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Puberty

Puberty is the word used to describe the physical and emotional changes that happen for boys and girls as they become adults. It is the process of change by which a child's body matures into an adult body capable of sexual reproduction.

It happens at different times for different children – but usually will begin sometime between 9 to 14 years old – it is not a quick process – usually taking around 4 years for the physical changes to complete and the emotional changes take much longer.

On average, girls will complete physical puberty around 15–17 years old and boys at around 16–17. Puberty is a confusing time for young people because of the hormonal changes in the body and in the way they think and feel.

Young people tell us that they often feel unprepared for the changes that come with puberty.

  • 1 in 4 girls start their periods before learning about it at school.
  • 38% of boys experience wet dreams before having learned about them.
  • Young people say they are learning too little too late to prepare them for puberty and adolescence. (Source: National Children’s Bureau, 2016).
  • Almost 15% of young people said they were taught nothing about menstruation in school. (Source: National Children’s Bureau, 2016).
  • From 2020 Relationships and Sex Education will become mandatory in schools. See the RSE guidance document.

    Supporting children and young people to understand puberty prepares them for the physical and emotional changes ahead. It can ensure they have accurate information and reduce anxiety.

    Talking to children from an early age about their minds, bodies and how they work provides good groundwork for an understanding of puberty. Whilst for most children this will be happening at home, for others school will be their only opportunity to learn about their bodies.

    Young people may start to ‘act out’ and their behaviour become more challenging as they move in to puberty. When schools have clear expectations of behaviour and systems of reward and consequences this gives the boundaries adolescents need.

    Puberty can be a time when children make the wrong choices about the people they hangout with, and the decisions they make – watch out for signs in individual pupils that they may be out of their depth and need support and advice.

    Be sensitive to the huge changes puberty brings and how this feels. Time to discuss this is valuable and an opportunity for young people to share their experiences and normalise how they feel.

    Giving young people the tools to manage strong emotions in a healthy way can help them learn the skills to cope with the challenges of the ‘teenage brain’. More information can be found on our emotional regulation and building resilience pages.

    Completing the Solihull Training offered by CCS can help all staff communicate and support adolescents effectively. To book a place on training contact karin.bibby@nhs.net. Parents can also be directed to the free Online Solihull Parenting course on Just One Norfolk *here*.

    On a practical level It is helpful if there is provision in school for items they may need to cope with the physical changes like deodorant and sanitary products.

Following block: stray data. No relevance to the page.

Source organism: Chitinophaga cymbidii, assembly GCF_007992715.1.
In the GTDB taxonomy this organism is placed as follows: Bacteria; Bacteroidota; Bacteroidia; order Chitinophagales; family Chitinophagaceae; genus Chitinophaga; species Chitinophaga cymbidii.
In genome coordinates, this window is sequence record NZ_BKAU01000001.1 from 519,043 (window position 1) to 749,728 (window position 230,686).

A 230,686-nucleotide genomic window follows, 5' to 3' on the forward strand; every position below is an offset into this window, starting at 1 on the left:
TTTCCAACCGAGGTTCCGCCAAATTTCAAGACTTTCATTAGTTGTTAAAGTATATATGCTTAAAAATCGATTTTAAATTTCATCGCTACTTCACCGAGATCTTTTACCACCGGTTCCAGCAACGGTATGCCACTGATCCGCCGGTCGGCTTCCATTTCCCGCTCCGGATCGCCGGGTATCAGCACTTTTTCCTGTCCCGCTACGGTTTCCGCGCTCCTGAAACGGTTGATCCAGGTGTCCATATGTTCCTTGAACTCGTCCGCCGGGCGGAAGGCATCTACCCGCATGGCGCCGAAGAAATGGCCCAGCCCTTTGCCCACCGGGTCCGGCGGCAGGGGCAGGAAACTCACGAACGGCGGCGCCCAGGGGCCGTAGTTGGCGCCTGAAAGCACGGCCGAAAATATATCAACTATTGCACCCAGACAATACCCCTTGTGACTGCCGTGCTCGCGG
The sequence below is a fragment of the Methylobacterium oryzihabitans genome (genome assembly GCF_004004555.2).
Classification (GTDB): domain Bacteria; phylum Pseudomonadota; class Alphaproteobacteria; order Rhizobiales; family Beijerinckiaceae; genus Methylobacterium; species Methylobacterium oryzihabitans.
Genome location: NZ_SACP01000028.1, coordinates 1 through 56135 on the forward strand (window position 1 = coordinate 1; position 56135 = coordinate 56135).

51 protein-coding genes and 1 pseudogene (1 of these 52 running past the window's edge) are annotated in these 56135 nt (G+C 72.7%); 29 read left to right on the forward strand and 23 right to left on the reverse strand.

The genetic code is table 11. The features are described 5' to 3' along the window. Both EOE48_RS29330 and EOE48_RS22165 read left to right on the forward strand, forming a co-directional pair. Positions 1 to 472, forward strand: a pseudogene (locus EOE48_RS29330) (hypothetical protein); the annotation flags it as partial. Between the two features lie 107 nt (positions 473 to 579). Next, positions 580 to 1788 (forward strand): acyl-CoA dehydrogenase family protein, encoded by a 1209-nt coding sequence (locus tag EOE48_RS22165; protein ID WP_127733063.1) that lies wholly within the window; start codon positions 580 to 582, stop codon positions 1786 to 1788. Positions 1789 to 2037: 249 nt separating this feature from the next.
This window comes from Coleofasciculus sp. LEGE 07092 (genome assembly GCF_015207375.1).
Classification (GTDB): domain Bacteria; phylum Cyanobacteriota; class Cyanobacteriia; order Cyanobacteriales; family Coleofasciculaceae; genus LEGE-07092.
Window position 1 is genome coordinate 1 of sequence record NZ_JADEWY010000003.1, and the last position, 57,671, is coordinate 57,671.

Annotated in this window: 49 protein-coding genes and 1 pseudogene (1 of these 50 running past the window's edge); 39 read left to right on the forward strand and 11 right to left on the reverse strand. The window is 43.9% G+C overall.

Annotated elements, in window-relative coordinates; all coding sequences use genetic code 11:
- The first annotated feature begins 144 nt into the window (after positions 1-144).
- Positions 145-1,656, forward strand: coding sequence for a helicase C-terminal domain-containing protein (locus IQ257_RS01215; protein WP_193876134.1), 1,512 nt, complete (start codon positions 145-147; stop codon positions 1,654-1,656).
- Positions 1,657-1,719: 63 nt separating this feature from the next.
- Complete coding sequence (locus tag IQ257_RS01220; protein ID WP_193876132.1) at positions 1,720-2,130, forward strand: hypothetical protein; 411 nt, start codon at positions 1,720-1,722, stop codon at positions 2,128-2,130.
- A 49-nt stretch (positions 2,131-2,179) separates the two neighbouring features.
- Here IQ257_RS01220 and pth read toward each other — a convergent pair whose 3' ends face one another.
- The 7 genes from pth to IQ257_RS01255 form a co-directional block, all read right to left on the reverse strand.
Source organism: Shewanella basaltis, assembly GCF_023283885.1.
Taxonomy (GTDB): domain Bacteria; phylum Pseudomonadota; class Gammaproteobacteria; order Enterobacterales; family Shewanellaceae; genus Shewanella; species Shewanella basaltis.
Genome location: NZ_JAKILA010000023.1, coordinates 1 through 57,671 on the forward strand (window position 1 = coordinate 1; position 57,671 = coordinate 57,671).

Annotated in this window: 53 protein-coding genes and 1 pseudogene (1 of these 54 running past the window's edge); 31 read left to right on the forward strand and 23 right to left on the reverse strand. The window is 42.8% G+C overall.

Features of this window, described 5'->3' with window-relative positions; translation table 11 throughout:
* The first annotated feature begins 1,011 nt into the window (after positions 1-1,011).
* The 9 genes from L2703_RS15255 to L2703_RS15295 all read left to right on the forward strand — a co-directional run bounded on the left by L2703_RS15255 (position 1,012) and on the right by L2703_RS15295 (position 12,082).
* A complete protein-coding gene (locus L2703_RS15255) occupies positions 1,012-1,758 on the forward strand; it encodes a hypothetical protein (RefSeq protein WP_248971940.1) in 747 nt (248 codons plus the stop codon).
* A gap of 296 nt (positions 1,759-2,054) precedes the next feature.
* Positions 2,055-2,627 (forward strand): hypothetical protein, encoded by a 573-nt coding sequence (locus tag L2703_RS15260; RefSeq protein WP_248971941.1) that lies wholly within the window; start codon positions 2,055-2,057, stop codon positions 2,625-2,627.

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How Can We Help?

Just One Number Call to speak to a health professional by phoning 0300 300 0123. They will be able to provide initial advice and support and guide next steps with us or signpost you to other more relevant agencies and professionals. It is available 08.00 to 18.00 Monday to Friday and 09.00 to 13.00 on Saturdays.

Referrals for support are made by contacting Just One Number on 0300 300 0123. Please make sure you have the consent of the parent and / or young person before you make a referral to us. You do not need to fill out any paperwork prior to this call.

Referrals are made via the telephone to enable us to have an informative conversation with you at the point of referral so we can ensure we have all the required information for early triage and assessment of the child, young person or family. This will ensure the referral gets managed by the appropriate team in a more timely way or we can signpost you to a more appropriate service.

ChatHealth Children and Young people can access us through our text messaging service on 07480635060. They will be able to discuss any health concerns with one of our Practitioners and also be able to request an appointment if they would prefer to meet with us.

Parent Line Parents can access our services by texting our number 07520631590 . This allows them to access the advice and support from a clinician about any health issues affecting their children aged 0-19.

Just One Norfolk Health Passport app Young people age 16-19 can download this app on Apple or Android phones. It provides young people age 16-19 with general health information and advice to increase health literacy. It signposts to services and promotes self care. It aims to increase resilience and wellbeing and to find out how to access health services.

Health Unlocked Parents can be signposted to this. It is a carefully monitored online community forum which allows local parents and carers to talk with each other regarding issues affecting their children. This can be accessed through our Just One Norfolk website.

Solihull Parenting Online For our Norfolk parents there is the opportunity to access this free of charge through Just One Norfolk. It supports parents in understanding their children from 0-19 via 4 modules. Staff working with children and families will also benefit from this – or they can book to do the two day Solihull Training provided by our service by contacting karin.bibby@nhs.net. While COVID-19 restrictions are in place please contact Karin Bibby to register your interest in virtual training as this becomes available.

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